The target respondent at jurisdictions that used SyS was one person from the LHD who was most familiar with the use of SyS at the LHD and/or the concept of electronic emergency department SyS. If the jurisdiction did not use SyS, the target responder was the person who had direct responsibility for epidemiology and disease surveillance functions. The final survey was piloted by 5 LHDs before being revised and opened for online responses for 8 weeks. Because only aggregated data and no personally identifiable information are reported, approval from an institutional review board was not required.
The BNAS Web-based survey tool was designed using the SurveyMonkey platform to assess SyS practice and to evaluate self-reported proficiencies in tasks associated with SyS practice. Through a literature review and an iterative, consensus-building review process among the BNAS workgroup and project team, an empirically based typology was created that classified SyS functions into 5 general areas: communication, data use, data analysis, quality assurance and monitoring, and system design and development. Survey respondents who indicated that their LHD had access to SyS data or information were asked to complete a self-assessment of their ability to conduct 26 SyS tasks within the 5 areas.
Only jurisdictions that indicated they had access to SyS were included in the analysis of proficiencies. Self-reported capabilities in each area were the primary measures of interest. For each SyS functionality, the response choices were as follows: (1) “I have never done this”; (2) “I can do this with assistance from others”; (3) “I am comfortable doing this independently”; and (4) “I am confident doing this and providing assistance to others.” For this study, proficiency was defined by 3 or 4 responses, consistent with Bloom's taxonomy of learning.14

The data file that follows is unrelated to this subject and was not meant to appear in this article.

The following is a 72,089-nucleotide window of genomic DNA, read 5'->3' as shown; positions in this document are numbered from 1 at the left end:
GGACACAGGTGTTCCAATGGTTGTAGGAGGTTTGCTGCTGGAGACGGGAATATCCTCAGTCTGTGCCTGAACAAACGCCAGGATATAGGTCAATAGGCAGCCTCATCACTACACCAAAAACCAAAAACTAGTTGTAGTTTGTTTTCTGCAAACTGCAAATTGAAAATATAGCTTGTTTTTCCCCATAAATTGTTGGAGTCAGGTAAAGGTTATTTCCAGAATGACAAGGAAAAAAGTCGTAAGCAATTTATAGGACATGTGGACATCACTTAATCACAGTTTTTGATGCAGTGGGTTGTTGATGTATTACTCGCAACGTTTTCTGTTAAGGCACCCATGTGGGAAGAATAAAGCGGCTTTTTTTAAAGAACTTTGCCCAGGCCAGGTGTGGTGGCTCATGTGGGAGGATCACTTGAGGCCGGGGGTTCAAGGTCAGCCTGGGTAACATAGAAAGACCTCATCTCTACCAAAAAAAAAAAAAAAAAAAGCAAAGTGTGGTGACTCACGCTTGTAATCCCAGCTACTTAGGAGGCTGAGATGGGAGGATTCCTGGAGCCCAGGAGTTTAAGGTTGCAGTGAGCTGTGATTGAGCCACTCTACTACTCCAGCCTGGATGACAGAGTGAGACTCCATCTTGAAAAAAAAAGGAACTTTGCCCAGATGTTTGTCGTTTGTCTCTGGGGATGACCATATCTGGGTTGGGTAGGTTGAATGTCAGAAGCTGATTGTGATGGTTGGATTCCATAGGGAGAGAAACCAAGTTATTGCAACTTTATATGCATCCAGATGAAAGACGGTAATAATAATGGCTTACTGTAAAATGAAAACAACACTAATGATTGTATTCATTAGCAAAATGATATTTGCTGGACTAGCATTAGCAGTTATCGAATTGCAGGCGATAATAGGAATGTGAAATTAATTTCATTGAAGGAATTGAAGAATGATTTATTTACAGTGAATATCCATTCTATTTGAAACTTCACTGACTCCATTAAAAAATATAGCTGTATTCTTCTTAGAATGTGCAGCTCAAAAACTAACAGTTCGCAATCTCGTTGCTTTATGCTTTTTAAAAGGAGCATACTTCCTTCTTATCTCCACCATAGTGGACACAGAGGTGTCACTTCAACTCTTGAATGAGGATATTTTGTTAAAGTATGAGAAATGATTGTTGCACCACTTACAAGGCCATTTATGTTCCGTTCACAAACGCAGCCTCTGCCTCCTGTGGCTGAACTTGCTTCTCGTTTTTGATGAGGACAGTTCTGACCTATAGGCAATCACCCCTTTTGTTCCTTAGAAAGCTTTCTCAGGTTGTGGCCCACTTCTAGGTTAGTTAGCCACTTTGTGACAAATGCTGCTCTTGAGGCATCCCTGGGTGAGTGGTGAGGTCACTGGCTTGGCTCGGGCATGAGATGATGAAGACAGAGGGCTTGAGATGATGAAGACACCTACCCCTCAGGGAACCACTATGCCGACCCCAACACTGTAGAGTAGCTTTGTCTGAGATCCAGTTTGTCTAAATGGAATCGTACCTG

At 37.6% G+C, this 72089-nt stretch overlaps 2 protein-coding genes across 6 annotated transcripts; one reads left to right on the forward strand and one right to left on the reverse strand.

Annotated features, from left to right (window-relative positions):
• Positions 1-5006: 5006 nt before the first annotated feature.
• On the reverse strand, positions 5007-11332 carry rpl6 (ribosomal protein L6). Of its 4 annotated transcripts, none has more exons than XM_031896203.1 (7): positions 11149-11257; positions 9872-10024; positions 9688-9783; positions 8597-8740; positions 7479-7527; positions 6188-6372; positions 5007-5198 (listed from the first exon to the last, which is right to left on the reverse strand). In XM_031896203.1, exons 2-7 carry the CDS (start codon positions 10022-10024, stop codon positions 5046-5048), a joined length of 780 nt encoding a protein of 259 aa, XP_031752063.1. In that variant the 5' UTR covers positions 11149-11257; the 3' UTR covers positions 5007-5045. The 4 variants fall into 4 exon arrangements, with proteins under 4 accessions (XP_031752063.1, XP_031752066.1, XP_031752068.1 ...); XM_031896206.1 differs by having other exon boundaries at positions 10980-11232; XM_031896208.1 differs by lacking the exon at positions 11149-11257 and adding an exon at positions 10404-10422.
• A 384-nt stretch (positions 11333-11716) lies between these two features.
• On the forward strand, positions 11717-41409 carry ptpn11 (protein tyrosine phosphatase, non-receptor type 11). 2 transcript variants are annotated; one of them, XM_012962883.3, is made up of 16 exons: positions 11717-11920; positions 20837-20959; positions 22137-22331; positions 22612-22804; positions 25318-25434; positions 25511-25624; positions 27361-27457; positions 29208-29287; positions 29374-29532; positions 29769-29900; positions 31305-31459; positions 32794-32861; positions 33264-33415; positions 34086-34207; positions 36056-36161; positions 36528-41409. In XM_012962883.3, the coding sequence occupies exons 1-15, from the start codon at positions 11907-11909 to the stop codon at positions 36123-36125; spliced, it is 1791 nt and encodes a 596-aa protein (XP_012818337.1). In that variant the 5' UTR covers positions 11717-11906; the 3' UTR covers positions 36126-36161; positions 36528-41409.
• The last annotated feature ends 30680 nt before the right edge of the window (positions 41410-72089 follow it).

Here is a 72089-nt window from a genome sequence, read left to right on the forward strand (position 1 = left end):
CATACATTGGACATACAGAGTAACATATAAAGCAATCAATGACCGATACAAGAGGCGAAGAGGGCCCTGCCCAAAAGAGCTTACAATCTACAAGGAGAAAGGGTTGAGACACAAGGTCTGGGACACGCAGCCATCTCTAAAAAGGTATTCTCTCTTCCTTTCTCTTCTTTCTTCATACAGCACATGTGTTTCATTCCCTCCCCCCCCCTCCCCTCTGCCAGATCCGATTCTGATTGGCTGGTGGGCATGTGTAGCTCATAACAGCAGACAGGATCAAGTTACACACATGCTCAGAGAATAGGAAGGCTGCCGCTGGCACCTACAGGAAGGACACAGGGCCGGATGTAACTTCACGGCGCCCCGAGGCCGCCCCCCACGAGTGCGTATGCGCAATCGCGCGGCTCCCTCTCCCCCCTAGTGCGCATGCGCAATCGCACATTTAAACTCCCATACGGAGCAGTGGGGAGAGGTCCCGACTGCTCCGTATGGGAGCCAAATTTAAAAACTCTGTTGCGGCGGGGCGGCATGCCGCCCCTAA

We describe the use of SyS and self-reported proficiencies in a new typology of tasks associated with SyS practice by LHD jurisdiction size and years of worker experience. Using frequencies and percentages, results were described for workers in 3 LHD jurisdiction sizes (<50 000, 50 000-499 999, and 500 000+ people) and in 3 levels of experience (<3 years, 3-7 years, and >7 years). Although the responses were weighted by 7 population sizes for greater accuracy (<25 000, 25 000-49 999, 50 000-99 999, 100 000-249 999, 250 000-499 999, 500 000-999 999, and 1 000 000+), they were aggregated into the 3 LHD populations sizes typically described in the NACCHO National Profiles. The categories for years of experience were created by the BNAS workgroup on the basis of their subject matter expertise regarding SyS practice, especially in light of the timing of reforms (eg, Meaningful Use) and the availability of a new centralized SyS system (ie, National Syndromic Surveillance Program/BioSense).
LHD use of SyS
The overall response rate was 45%. The final data set represented 226 jurisdictions from 31 states in all 10 health and human services (HHS) regions.
To understand the diversity of SyS use among LHDs, respondents were asked a series of questions to determine whether they have access to SyS data or information from any source (eg, their own system, a state system, or any other source) and specifically whether they manage their own SyS system.